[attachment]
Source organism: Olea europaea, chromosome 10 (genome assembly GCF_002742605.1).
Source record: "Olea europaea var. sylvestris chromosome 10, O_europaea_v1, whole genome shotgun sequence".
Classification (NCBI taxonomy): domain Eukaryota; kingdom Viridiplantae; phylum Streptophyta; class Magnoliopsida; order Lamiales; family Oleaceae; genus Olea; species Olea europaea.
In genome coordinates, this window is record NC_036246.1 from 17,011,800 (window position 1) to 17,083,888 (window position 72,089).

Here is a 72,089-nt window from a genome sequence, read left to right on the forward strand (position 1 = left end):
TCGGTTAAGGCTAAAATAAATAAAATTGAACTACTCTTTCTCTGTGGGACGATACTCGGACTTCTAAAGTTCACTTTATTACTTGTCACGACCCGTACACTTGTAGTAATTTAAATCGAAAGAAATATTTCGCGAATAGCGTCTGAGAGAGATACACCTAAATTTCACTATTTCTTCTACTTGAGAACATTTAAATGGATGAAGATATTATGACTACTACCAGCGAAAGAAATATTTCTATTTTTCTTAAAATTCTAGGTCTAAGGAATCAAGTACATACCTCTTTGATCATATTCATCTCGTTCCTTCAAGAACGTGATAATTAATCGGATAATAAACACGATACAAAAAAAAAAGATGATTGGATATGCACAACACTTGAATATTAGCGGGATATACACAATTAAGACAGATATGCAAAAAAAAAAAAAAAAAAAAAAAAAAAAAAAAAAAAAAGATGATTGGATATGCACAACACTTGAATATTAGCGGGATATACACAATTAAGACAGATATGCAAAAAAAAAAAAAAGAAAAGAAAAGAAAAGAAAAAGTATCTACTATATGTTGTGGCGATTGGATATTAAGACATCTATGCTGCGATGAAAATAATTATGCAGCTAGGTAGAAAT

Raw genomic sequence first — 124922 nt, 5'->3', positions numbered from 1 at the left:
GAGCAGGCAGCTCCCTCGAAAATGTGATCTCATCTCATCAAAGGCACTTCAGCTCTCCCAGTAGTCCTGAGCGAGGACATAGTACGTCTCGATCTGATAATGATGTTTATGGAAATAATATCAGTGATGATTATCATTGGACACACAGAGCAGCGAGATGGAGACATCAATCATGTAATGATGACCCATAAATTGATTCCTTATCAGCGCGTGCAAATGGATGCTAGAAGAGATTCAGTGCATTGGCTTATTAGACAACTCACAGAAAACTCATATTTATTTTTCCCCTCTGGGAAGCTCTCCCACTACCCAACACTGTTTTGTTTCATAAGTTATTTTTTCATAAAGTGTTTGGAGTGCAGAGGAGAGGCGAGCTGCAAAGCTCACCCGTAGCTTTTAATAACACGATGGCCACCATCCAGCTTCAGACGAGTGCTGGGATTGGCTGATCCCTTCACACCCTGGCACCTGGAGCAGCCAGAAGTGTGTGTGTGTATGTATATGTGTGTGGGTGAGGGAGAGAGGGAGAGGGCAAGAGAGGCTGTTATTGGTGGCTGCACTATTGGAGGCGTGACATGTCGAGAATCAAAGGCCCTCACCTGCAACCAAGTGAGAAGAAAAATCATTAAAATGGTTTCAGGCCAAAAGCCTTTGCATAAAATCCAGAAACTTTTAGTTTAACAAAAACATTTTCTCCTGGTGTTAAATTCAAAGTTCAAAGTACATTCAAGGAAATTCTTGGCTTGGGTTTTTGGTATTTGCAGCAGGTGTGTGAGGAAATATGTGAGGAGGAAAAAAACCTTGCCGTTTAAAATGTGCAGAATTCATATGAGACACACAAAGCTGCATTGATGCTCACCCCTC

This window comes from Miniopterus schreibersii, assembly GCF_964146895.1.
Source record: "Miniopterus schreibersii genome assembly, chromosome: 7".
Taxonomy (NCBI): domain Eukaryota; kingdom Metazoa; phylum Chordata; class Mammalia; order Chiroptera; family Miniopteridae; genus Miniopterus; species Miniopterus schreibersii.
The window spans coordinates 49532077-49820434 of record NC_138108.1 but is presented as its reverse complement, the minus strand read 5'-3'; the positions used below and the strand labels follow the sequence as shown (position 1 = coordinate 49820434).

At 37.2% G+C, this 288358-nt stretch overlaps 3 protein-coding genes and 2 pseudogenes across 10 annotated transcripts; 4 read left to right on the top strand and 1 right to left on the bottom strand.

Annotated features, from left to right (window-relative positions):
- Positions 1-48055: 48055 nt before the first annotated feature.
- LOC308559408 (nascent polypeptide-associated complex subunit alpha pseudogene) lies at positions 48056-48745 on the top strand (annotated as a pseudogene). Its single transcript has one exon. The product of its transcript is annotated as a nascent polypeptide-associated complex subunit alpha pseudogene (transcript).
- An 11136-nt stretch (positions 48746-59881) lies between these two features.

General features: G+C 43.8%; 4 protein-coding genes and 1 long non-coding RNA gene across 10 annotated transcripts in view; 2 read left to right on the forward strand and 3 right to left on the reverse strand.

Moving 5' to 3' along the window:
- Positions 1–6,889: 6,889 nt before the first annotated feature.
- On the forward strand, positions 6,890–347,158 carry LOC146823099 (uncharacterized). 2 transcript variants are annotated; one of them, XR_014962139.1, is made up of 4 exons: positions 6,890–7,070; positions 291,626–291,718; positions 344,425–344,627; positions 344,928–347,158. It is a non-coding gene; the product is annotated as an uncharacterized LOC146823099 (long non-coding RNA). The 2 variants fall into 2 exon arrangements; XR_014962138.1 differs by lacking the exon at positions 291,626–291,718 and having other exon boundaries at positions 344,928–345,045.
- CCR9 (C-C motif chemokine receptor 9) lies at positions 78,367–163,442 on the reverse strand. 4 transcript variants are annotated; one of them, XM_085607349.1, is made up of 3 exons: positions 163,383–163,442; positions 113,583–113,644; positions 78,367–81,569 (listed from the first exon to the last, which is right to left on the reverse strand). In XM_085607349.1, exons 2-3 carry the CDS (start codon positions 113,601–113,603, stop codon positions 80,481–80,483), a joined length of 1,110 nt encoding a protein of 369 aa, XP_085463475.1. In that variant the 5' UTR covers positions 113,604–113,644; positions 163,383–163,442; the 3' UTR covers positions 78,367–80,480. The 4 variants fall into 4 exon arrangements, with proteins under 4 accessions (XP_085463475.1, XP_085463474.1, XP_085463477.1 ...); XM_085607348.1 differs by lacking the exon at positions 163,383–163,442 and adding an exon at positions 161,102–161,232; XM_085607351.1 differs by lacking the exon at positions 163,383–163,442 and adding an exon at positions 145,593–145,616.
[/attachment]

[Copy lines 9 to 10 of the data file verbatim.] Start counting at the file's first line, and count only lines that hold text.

This window comes from Miniopterus schreibersii, assembly GCF_964146895.1.
Source record: "Miniopterus schreibersii genome assembly, chromosome: 7".